Expansion of 7 percent would be the nation’s slowest pace since 1990. Li said it wouldn’t be easy to reach even that target. The challenge of making structural adjustment while maintaining growth is similar to weiqi — a Chinese game that in Japan is known as “go” — where players must plan for the big picture and also get individual moves right, Li said.

“The good news is that in the past couple of years we did not resort to massive stimulus measures for economic growth,” Li said. “That has made it possible for us to have fairly ample room to exercise macro-economic regulation, and we still have a host of policy instruments at our disposal.”

Monetary Policy

Among the steps that officials have already taken in recent months are two reductions in benchmark lending and deposit rates, and a paring back of banks’ required reserve ratios. Economists anticipate further steps to stoke liquidity this year.

Efforts to streamline the government helped boost economic vitality and put China in a stronger position to cope with downward pressure on growth, Li said. He said China could forestall any systemic or regional financial risks.

The International Monetary Fund forecasts 6.8 percent expansion for China’s economy this year, while the World Bank estimates growth will be 7.1 percent. At that pace, China is still set to remain the fastest growing Group of 20 nations.

“They have to accept that the potential growth in China at least in the next five years has slowed significantly,” said Liu Li-Gang, an economist at Australia & New Zealand Banking Group Ltd. in Hong Kong. “Without policy support, growth could slow to even lower than 7 percent.”

Source: Associated Press & Bloomberg

Construction

On March 30th, China loosened its mortgage policies in a bid to boost demand in the country’s housing market and spur economic growth. Second-time buyers will have their minimum down payment cut to 40% from the previous 60-70%. The ratio for households who have paid off their mortgage and use provident funds to purchase a second home remains at 30%.

First-time buyers using housing provident funds will have to pay a minimum of 20% as a down payment, down from the previous 30%. “The move is aimed at improving housing credit policies, supporting residents’ demands to improve housing conditions and promoting the steady and healthy development of the property market,” said a Central Bank spokesman.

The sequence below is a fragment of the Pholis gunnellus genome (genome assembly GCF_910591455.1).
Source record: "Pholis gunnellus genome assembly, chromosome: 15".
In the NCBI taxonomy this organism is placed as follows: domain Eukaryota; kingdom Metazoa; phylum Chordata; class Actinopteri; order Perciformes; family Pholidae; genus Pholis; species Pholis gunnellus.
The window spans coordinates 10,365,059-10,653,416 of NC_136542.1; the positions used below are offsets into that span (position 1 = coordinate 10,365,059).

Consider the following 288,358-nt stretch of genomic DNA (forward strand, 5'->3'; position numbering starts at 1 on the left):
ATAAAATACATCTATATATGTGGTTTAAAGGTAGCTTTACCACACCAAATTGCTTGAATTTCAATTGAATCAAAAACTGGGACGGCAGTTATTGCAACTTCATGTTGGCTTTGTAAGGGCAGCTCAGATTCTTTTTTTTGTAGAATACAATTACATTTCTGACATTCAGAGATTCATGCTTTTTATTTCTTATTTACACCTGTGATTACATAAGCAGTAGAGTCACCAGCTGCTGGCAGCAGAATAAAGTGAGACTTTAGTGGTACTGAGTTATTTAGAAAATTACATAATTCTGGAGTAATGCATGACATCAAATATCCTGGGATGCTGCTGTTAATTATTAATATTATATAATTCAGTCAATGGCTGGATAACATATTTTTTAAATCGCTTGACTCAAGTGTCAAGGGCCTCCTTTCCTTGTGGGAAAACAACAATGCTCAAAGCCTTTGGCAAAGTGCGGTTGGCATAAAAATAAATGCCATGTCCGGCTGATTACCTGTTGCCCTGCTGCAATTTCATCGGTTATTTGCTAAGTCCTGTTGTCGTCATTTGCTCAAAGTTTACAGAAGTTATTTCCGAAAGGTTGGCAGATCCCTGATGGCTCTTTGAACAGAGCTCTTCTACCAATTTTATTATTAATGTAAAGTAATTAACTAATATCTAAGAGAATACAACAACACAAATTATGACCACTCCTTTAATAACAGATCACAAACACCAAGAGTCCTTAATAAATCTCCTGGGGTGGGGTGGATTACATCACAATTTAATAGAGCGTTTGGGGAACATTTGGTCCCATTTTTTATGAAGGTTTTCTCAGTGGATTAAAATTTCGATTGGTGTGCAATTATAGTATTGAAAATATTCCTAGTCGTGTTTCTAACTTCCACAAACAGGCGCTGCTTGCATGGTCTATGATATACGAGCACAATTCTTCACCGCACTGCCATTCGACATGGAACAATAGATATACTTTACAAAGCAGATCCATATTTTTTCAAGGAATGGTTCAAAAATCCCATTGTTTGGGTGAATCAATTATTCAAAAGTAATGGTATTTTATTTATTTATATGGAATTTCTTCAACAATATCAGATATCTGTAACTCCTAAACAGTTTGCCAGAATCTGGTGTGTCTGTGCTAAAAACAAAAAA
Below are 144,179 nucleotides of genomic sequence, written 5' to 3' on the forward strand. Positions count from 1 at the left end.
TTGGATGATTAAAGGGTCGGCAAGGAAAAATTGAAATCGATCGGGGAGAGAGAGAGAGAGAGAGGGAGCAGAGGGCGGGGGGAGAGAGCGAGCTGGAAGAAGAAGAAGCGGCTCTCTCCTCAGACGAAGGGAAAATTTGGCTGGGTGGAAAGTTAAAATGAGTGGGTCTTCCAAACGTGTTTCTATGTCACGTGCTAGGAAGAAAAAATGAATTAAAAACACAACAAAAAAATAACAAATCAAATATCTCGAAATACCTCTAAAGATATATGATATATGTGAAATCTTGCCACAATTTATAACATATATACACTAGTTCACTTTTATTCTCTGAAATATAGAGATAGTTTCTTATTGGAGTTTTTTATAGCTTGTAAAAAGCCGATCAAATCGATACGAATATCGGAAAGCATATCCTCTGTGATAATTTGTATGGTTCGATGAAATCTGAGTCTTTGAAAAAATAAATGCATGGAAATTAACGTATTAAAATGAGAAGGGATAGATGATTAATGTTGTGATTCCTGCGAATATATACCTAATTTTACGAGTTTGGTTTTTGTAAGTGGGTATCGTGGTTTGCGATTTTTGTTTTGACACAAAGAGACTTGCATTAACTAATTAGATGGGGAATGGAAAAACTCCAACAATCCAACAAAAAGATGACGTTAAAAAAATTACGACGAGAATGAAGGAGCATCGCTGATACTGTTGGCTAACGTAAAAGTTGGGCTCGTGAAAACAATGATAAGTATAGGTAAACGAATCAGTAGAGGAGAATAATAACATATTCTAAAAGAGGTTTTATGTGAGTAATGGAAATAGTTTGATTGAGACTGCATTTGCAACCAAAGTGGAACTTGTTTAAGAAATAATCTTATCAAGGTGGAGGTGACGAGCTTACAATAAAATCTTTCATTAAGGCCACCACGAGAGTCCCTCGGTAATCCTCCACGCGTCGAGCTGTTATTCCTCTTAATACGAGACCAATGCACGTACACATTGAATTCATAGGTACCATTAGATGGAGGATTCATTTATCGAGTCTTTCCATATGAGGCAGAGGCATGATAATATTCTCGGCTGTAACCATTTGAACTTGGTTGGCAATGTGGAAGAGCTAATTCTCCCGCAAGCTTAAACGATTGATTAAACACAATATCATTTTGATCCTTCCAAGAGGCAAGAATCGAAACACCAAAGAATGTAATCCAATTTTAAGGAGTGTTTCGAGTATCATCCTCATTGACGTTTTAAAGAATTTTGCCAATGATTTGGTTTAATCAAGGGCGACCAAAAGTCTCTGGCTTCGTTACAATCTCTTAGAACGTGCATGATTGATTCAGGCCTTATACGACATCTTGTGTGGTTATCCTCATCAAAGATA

The move comes as China’s growth falters, leading to widespread expectations that policy-makers will have to boost the economy through further monetary loosening. Li Jiadong, a property analyst at Guangfa Securities, said, “the cut (in down payments) will strongly support the property market, especially in first and second-tier cities. In a separate statement, the Ministry of Finance said that it would ease taxation on home sales. A home owned by a seller for at least two years will be exempt from business tax, the ministry said. The previous minimum was five years.

Property investment is a key driver for China’s economy, while land sales are a major source of revenue for cash-strapped local governments, which have been feeling the pinch as economic growth has slowed.

The average home price in 100 monitored cities in February dropped 0.24% month on month and 3.84% year on year, according to the China Index Academy.

Source: China Daily

Lumber Shipments

BC softwood lumber export volume to China in January 2015 was 401,705 cubic meters as compared to 563,959 cubic meters over the same period in 2014, a decrease of 28.8%. BC softwood lumber export value over this same period was 79.92 million, a decrease of 18.2%. It is noted that China’s imports of softwood lumber from most major suppliers decreased in January.

china lumber shipments

Click graph to enlarge